London’s legendary Maida Vale studios are to be protected from redevelopment after they were threatened with closure.
Earlier this week (May 5), the Department for Digital, Culture, Media and Sport approved an application to give the building Grade II Listed status, protecting it from the looming threat of being turned into flats.
The new ruling means any potential developer will need special planning permission in order to alter anything about the Edwardian building
Speaking of the news (via MyLondon), Local Labour councillor Geoff Barraclough said: “I’m delighted that Historic England has ignored objections from the BBC and agreed to recognise the role the studios have played in our cultural history.
“It’s now up the BBC to come back with proposals for the building that respect its new status as grade II listed.”
The BBC announced its plan to move away from Maida Vale as its live music hub in 2018, hoping to complete the move to a building in the Stratford Waterfront development in the Olympic Park in East London by 2022.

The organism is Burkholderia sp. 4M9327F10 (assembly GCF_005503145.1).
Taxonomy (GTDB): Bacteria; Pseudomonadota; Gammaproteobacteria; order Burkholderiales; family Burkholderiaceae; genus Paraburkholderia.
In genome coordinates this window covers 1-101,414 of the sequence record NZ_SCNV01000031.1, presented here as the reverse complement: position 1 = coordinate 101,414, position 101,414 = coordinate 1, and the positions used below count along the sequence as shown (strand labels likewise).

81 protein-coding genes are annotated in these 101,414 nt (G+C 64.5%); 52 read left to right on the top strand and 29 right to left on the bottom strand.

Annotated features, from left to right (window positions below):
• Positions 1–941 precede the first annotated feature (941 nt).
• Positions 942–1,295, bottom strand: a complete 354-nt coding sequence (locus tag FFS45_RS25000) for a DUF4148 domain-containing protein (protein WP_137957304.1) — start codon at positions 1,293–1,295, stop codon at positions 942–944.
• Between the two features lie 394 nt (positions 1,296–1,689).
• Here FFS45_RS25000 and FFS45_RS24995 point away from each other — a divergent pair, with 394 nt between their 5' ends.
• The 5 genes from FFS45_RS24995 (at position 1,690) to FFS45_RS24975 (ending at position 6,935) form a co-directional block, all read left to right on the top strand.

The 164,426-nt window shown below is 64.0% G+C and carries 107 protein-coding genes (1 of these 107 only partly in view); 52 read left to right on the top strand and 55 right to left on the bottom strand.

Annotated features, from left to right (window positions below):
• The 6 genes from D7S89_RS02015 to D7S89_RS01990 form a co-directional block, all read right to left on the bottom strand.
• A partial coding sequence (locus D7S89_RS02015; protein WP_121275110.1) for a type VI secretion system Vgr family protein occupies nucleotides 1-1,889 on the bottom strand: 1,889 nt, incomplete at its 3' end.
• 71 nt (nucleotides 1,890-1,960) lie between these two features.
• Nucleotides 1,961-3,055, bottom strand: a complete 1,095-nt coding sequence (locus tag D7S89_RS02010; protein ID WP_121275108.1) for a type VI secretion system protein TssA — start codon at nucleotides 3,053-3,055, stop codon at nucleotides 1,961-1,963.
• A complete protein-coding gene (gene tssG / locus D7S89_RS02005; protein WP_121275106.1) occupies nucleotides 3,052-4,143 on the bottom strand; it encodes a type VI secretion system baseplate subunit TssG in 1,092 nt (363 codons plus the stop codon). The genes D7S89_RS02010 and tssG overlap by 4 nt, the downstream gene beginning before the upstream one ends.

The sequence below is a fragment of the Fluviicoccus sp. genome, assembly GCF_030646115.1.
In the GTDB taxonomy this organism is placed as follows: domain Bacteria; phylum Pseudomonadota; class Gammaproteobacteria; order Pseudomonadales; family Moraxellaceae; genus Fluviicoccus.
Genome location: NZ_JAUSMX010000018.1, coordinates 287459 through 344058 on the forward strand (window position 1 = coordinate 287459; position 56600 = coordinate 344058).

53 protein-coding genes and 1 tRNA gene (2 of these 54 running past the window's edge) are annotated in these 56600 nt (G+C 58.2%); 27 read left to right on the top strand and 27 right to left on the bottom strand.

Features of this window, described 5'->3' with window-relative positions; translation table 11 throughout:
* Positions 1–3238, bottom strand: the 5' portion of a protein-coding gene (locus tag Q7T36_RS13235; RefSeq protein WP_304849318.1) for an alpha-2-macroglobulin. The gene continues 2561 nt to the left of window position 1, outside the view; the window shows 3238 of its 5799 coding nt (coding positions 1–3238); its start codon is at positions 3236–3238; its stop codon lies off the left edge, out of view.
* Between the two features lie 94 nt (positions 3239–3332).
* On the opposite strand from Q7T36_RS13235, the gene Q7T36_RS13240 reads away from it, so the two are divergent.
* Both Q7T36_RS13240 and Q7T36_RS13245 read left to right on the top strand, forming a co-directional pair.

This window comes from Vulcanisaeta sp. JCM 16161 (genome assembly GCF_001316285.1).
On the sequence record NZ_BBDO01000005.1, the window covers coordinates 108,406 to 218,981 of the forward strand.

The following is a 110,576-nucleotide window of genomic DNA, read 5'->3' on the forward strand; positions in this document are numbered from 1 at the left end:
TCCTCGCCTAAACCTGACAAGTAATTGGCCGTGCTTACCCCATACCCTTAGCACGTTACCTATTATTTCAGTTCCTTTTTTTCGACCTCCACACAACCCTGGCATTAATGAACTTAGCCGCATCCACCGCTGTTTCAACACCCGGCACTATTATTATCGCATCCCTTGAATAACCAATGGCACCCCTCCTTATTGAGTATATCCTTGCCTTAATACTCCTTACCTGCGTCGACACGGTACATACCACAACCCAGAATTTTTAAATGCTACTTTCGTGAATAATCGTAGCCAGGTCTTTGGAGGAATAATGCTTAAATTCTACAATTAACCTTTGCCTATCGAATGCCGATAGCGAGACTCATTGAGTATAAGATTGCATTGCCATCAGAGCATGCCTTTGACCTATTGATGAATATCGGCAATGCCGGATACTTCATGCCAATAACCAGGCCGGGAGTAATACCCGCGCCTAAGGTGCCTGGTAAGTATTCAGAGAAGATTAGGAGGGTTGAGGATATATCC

“I understand how much our musical heritage at Maida Vale means to us, to artists and to audiences,” the BBC director general, Tony Hall, said in a note to staff at the time of the announcement.
“We haven’t taken this decision lightly. But we’re determined to ensure that live music remains at the heart of the BBC and moving to this new development gives us the opportunity to do just that.”
The news led a host of musicians to launch a petition to save the studios, with Radiohead producer Nigel Godrich calling it an “incredibly important part of our cultural heritage”.
Maida Vale Studios was originally built in 1909 and was home of the Maida Vale Roller Skating Palace and Club.
By the 1930s it was home to the BBC Symphony Orchestra, also acting as a standby centre for BBC radio news during World War Two.